Who gets to spend time in nature?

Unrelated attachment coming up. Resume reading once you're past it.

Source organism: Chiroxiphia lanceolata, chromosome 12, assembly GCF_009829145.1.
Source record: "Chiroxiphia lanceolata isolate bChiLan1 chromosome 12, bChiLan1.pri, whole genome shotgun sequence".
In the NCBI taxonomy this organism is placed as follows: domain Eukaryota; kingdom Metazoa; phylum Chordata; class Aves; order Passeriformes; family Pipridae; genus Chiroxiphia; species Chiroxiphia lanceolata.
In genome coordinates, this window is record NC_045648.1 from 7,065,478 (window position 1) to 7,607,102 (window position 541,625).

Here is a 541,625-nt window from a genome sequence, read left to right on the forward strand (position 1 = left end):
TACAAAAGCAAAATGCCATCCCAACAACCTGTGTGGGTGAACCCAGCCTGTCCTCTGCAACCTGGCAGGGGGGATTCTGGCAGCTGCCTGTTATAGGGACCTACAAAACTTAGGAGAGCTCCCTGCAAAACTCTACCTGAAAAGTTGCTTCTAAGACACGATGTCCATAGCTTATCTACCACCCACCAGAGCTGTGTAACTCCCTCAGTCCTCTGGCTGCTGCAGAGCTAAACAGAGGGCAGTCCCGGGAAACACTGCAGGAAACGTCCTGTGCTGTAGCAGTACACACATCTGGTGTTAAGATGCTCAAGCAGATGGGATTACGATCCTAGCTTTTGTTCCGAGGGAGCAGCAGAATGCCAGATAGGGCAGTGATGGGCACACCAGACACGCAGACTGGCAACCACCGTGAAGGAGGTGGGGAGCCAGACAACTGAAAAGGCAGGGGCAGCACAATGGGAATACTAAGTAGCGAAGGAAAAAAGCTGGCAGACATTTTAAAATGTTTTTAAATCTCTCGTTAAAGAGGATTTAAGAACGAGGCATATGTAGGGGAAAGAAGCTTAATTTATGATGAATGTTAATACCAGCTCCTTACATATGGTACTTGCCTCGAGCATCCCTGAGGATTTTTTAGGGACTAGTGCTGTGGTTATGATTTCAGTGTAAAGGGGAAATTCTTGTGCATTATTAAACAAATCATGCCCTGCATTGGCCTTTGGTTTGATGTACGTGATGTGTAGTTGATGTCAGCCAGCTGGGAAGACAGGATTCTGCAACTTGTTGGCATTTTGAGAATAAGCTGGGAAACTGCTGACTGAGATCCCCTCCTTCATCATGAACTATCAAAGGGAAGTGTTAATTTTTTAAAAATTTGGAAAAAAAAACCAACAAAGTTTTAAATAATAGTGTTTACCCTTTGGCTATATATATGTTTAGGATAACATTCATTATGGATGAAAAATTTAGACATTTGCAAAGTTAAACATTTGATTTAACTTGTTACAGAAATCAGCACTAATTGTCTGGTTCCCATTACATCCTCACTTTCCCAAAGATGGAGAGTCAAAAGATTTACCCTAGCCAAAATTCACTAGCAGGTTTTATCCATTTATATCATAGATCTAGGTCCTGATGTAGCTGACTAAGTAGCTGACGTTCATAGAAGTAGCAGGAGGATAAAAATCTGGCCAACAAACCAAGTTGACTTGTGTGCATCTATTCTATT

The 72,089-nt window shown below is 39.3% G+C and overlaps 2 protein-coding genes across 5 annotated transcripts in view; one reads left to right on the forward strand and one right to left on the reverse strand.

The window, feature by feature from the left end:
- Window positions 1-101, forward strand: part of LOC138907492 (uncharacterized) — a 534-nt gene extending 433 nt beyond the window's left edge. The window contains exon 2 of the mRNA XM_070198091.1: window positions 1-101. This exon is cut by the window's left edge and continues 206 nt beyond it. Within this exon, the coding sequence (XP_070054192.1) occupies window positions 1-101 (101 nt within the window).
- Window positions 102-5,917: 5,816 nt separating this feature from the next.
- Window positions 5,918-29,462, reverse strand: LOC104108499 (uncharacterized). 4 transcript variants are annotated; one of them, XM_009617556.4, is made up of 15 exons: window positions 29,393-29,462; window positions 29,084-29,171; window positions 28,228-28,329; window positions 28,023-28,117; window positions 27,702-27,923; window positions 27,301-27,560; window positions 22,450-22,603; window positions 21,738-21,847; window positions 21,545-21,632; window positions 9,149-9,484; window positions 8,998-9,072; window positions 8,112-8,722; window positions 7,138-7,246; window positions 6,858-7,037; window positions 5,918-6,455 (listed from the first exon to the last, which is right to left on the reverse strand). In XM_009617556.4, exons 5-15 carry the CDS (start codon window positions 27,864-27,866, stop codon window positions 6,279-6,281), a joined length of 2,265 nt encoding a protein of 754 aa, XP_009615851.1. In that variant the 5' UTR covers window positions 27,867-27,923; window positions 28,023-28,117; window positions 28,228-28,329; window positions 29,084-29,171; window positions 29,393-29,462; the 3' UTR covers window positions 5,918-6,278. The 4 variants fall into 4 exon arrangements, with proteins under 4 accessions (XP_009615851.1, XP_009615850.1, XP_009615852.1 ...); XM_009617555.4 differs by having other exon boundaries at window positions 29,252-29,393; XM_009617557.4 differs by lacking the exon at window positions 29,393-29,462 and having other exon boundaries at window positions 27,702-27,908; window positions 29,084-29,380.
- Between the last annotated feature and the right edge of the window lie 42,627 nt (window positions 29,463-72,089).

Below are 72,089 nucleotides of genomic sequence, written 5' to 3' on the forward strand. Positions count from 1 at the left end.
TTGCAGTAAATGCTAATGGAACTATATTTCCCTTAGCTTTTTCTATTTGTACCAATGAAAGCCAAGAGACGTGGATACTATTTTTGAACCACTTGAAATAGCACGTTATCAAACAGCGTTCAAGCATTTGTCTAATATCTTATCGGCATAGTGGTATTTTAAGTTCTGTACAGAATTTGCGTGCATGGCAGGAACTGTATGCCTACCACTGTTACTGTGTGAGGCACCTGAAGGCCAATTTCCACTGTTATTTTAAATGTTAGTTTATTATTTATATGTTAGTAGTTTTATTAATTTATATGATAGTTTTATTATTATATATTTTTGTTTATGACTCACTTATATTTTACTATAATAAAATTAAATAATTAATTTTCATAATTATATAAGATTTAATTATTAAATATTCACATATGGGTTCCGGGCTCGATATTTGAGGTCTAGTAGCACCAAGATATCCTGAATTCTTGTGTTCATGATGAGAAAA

This is the first episode in our three-piece series on the past, present, and future of public spaces in Canada. In these episodes we’ll cover nature, cities, and big national undertakings – things we do, have done, or might do together in spaces meant for all of us. We’ll also discuss threats to public spaces, of which there are many, and what is being done to address them. Now, nature is the ultimate public space. There is something fundamental about it. Something essential. Nature pre-existed the built world and in one form or another it will outlast it, too. But not everyone has equal access to nature, and some communities and groups are less likely to have that access. In that way, it’s very much like other spaces, the ones we have created.There are a number of reasons people ought to have both a right and an ability to access public spaces in nature. Among them are physical health, mental health, education, and pure, simple joy. One organization is fighting to secure that access, especially for youth from low-income households and BIPOC communities. To understand their work, and the battle for green public spaces, we ask: Who gets to spend time in nature?On this episode of Open to Debate, David Moscrop talks with Andrew Young, the executive director of Outward Bound Canada.